Meeting Burnout

After attending a host of AGMs and other meetings of some of the many organizations to which I belong this spring, I wrote in my monthly column about how stretched many of the activist members of these organizations are feeling. Only about 10 percent of people interested in a particular issue, whether it be conservation, politics or rural crime, actually join an organization seeking to address the issue. Of that 10 percent only 5 to 10 percent feel motivated enough to volunteer to do the work or serve on the executive.

To further complicate things, many of that 5 to 10 percent are aging members with little sign of younger ones stepping up to replace them. Another complication is the increasing number of boards and focus groups in which governments and others want these organizations to participate. The result is burnout for many members who can no longer sacrifice additional time with their families and other concerns.

So, what’s wrong with that?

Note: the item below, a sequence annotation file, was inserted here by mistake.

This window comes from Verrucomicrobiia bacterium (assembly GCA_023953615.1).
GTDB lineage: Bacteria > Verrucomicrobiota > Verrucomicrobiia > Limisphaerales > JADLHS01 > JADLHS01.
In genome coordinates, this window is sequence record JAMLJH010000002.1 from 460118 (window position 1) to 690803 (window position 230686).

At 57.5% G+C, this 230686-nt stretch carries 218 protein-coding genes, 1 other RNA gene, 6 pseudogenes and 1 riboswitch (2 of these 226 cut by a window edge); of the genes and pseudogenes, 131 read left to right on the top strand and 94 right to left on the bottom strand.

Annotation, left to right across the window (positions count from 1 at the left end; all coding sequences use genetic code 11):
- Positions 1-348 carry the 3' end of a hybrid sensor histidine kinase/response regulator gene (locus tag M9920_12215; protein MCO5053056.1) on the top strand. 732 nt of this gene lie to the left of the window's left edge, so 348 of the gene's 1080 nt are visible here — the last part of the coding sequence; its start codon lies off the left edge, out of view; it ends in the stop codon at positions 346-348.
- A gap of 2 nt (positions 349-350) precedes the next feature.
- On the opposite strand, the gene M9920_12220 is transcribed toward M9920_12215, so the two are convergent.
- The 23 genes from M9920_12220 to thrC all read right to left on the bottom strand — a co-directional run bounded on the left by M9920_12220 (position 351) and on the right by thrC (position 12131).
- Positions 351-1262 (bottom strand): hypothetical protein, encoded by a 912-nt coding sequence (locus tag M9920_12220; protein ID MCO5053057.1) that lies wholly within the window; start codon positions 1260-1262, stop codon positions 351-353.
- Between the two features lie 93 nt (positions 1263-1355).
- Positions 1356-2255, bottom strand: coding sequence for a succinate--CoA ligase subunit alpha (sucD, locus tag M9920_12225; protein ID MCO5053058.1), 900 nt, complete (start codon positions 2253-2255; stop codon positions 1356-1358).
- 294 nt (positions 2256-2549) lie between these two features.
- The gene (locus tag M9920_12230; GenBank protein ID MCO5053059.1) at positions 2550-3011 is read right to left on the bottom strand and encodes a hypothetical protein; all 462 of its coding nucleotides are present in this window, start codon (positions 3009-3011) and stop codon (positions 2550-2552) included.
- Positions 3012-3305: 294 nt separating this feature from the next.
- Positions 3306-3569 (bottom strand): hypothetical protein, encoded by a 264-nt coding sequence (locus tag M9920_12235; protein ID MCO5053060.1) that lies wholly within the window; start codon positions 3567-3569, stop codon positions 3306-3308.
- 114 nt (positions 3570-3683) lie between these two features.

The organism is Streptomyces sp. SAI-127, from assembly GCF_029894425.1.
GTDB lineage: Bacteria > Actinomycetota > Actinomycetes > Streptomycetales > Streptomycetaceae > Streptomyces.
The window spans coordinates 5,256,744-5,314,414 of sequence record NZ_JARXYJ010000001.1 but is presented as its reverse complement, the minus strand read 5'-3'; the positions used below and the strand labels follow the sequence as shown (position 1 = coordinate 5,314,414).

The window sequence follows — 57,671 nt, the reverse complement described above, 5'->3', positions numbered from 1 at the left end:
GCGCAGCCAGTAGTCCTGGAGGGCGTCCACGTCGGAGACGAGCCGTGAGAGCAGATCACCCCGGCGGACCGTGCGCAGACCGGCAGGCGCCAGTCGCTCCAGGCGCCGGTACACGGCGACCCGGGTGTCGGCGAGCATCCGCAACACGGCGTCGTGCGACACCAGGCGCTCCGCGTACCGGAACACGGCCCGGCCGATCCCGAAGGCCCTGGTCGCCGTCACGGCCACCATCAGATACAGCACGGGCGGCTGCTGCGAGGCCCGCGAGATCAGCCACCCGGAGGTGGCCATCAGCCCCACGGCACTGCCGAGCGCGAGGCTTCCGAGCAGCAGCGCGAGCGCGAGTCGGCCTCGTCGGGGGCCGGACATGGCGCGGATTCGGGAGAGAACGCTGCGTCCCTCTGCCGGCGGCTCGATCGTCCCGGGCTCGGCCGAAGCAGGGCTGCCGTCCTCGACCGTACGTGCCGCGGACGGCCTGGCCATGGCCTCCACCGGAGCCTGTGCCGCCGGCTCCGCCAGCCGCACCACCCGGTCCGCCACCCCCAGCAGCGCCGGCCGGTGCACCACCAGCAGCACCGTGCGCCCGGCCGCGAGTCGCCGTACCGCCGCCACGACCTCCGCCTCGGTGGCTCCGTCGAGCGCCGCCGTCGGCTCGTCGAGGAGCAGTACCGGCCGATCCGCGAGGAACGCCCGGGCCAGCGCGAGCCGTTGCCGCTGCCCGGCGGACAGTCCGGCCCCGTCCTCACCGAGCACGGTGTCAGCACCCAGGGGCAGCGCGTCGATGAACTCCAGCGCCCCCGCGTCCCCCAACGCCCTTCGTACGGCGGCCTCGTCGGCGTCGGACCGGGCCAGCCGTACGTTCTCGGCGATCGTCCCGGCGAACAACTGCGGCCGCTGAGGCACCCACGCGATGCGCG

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About Don Meredith

I am a writer and biologist living in Alberta, Canada. I wrote a monthly column for the Alberta Outdoorsmen magazine, and have published articles for several other magazines.
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One Response to Meeting Burnout

  1. I fully agree with you sentiment Don. Being a member and board member of several organizations it has become one of my major complaints that a few do all the work to benefit many. I keep torturing my brain to think of ways how to attract more active volunteers. If this trend of disinterest keeps up many organizations will die out with the old members.


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